By David Hunter
Ans – Mur de Huy 194km
The Ardennes continue.
A route we know well; the organisers keep trying on splitting things before the Mur de Huy, but it never does. Will this year be the year we finally see a different kind of race?
Côte de Cherave is 1.4km at 7.9%. It’s a tough climb, but just not long enough for big gaps.
The race ends with the iconic Mur de Huy, 1.2km at 10.3%. The racing can be predictable, but the finish never disappoints. Positioning is crucial at the start of the climb, then it’s all about timing your attack to perfection.
Tactics – The Astana Section
As I predicted, they dominated Amstel Gold. Of all the teams in this race, they’re the ones with the potential to make this a very difficult race. We’ve seen teams in the past try to stop this just being about the Mur de Huy, and failing. Can Astana do something no one else has been able to do?
You can be sure that they’ll try, especially as Fuglsang and Lutsenko don’t have a big chance of winning on the Mur against the likes of Alaphilippe. If some of the other teams decide to also get involved, we could end up with a proper race on our hands. Movistar have been the team to control in previous years, but they won’t do it this year, Valverde doesn’t have the form. The pressure will be on QuickStep to hold the race together, but their team lacks a little bit of depth. If there was ever a year for a different race, this is it.
Sunny in the morning, but clouding over in the afternoon. The wind is coming from the south and is relatively strong, but I doubt we’ll see splits, although it will add a few nerves in the bunch.
Julian Alaphilippe – unlucky to lose in Amstel Gold, but is his form where we expect it to be? To me it seemed that he was very close to his limit, something that surprised me. I think that the Frenchman is missing a little racing in his legs, due to his crash in the Basque Country. Last year he broke Valverde’s grip on this climb, and he starts as the overwhelming favourite to win again. With the pressure on QuickStep, we shall see how they decide to ride the race. If the front group arrive at the bottom of the Mur with Alaphilippe in place, he’ll be hard to beat.
Alejandro Valverde – the form just isn’t there.
Adam Yates – if anyone can beat Alaphilippe on the Mur, it is the boy from Bury. Yates has enjoyed a brilliant start to 2019, excelling in Tirreno, Catalunya and Itzulia. His form on steep climbs is very good, but he does lack a little bit of the kick required to beat the Frenchman. The next two races marks the end of a long block of racing, I hope he doesn’t start to feel fatigue, as he has a real option in the Ardennes races.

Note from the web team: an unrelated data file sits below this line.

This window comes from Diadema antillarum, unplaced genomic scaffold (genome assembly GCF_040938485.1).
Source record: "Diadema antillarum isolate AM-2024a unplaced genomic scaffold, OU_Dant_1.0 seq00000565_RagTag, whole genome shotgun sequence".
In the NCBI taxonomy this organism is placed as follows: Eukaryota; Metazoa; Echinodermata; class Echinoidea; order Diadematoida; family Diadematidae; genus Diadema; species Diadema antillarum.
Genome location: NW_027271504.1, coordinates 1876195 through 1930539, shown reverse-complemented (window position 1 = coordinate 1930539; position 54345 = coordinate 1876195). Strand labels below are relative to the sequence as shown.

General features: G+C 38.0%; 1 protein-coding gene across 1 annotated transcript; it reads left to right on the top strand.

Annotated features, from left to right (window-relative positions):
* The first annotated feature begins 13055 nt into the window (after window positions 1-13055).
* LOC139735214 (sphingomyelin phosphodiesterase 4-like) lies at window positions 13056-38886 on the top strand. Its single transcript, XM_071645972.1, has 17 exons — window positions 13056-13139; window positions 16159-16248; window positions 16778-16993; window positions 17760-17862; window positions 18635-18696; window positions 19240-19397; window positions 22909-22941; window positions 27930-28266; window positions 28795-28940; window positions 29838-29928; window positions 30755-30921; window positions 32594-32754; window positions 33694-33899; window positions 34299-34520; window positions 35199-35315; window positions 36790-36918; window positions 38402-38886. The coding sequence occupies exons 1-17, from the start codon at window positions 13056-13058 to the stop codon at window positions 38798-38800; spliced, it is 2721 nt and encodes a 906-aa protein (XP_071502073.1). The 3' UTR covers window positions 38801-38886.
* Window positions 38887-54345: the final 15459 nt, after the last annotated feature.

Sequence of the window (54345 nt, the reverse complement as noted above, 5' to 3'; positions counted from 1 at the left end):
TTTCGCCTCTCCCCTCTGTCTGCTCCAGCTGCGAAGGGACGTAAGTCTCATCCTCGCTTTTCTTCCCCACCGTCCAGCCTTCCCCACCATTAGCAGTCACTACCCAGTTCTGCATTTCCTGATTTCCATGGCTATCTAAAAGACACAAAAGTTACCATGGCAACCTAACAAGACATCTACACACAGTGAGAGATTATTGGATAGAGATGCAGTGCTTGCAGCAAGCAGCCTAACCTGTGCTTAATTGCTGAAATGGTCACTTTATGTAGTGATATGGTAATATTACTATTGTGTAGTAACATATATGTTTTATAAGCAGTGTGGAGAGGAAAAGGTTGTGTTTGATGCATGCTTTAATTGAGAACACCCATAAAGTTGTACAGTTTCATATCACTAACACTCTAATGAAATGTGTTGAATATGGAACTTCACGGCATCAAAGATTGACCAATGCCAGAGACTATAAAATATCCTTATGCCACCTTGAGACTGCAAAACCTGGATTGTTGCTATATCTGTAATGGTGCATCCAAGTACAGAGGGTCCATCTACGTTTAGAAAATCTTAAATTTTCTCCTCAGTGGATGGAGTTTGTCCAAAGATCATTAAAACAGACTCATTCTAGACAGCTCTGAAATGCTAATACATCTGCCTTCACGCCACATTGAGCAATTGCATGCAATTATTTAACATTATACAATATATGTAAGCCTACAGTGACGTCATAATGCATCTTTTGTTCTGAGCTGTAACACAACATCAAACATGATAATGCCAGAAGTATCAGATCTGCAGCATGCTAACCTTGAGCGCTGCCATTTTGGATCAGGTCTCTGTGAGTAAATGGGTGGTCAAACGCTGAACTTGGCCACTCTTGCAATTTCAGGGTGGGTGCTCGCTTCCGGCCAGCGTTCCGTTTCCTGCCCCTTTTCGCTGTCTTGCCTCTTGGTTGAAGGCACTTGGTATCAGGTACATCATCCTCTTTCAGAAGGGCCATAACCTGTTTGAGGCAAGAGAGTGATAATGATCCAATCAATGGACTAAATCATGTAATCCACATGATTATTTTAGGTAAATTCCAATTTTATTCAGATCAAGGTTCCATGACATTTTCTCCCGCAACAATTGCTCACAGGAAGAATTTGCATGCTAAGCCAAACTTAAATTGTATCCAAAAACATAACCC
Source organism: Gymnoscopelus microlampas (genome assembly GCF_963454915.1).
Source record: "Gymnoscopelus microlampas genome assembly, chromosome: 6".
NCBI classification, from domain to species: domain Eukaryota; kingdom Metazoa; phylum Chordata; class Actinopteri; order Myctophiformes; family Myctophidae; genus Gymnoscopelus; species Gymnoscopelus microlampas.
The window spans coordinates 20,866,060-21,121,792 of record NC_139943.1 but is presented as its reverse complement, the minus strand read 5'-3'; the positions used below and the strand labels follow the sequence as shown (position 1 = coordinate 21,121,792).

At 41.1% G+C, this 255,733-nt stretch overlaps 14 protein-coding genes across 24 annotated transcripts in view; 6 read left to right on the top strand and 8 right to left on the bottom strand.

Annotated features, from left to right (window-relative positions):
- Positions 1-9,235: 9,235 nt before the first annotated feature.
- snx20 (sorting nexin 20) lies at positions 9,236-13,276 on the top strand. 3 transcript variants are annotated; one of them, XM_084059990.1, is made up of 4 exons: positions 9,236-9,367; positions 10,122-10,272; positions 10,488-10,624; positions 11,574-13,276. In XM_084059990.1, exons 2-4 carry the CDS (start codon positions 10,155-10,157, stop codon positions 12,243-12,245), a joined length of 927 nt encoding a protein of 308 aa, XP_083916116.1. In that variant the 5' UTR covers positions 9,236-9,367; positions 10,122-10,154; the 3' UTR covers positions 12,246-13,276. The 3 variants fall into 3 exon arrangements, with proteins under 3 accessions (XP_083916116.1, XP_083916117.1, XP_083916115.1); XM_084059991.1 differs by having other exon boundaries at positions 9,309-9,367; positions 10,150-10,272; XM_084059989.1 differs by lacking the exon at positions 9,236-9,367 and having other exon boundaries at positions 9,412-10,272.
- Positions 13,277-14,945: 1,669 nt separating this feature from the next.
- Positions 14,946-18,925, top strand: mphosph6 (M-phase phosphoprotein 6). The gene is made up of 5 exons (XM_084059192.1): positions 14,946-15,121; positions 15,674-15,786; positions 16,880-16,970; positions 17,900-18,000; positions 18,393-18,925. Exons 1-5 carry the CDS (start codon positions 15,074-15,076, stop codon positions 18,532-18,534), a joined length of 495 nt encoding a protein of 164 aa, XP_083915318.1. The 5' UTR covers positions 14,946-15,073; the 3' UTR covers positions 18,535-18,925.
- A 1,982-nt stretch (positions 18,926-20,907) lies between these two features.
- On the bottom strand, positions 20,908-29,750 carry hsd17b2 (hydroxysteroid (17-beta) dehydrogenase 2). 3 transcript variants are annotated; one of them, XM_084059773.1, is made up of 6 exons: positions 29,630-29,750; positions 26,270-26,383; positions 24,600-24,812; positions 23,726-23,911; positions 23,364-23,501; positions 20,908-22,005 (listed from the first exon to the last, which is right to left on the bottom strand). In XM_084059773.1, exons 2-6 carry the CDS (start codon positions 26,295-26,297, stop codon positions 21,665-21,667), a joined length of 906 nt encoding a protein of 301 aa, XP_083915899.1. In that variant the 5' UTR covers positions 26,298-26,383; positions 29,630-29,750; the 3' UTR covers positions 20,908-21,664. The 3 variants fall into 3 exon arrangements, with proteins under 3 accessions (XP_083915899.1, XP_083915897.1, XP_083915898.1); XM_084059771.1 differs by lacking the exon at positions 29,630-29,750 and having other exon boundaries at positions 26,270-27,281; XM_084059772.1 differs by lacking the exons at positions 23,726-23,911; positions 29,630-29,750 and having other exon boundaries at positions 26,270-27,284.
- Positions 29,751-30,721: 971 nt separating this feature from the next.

Jakob Fuglsang – I don’t blame him for losing Amstel, I think he had to force Alaphilippe into working. Such a shame for the Dane that he was actually able to beat the Frenchman in the sprint, only to see Van Der Poel and Clarke sail past him. This race is much more difficult for him to win, he needs to escape the front group before the final climb to stand a chance. This won’t be easy to do.
Max Schachmann – has the kick required to challenge for the win, especially considering his current form. The German has enjoyed a great start to 2019 and it wouldn’t be a surprise to see him taking the win. His approach to the finale will be interesting, as his natural instinct is to attack. Will he roll the dice on Côte de Cherave?
Michal Kwiatkowski – has performed well here in the past and Sunday showed that he has good legs. Similar to Alaphilippe, the crash in the Basque Country has left him lacking some racing, but doing 260km will have helped. I don’t think he can win on the Mur, but he can challenge for the podium.
Dan Martin – the Irishman has finished on the podium on three separate occasions, but he’s yet to win. He was unable to beat Valverde, but now that the great man has faltered, I wonder if he approaches the race with more confidence. One issue he always seems to have is positioning on the Mur, he really needs to start at the head of the group. If UAE can put him in the right position, he’ll have a big say in the outcome of the race.
Enric Mas – provides QuickStep with a great second option. The Spaniard also crashed in the Basque Country, but he was able to finish the race and get some crucial racing into his legs. He’s normally strong on steep climbs, something that you need to be to cope in this race. Obviously, if he has to chase moves, he won’t have a chance of going for personal glory.
Something about Amstel Gold is telling me Alaphilippe’s not quite 100%. This opens the door to his rivals, and I think we’ll see a new name on the trophy. I expect the race to come back together for the Mur de Huy and Adam Yates will be the winner, his current form is too good to ignore.
Remember I’ve now got a podcast too. Go and give it a listen
Follow us on @CiclismoInter
Join us on facebook: Ciclismo Internacional
Copyright © 2012-2019 Ciclismo Internacional. All Rights Reserved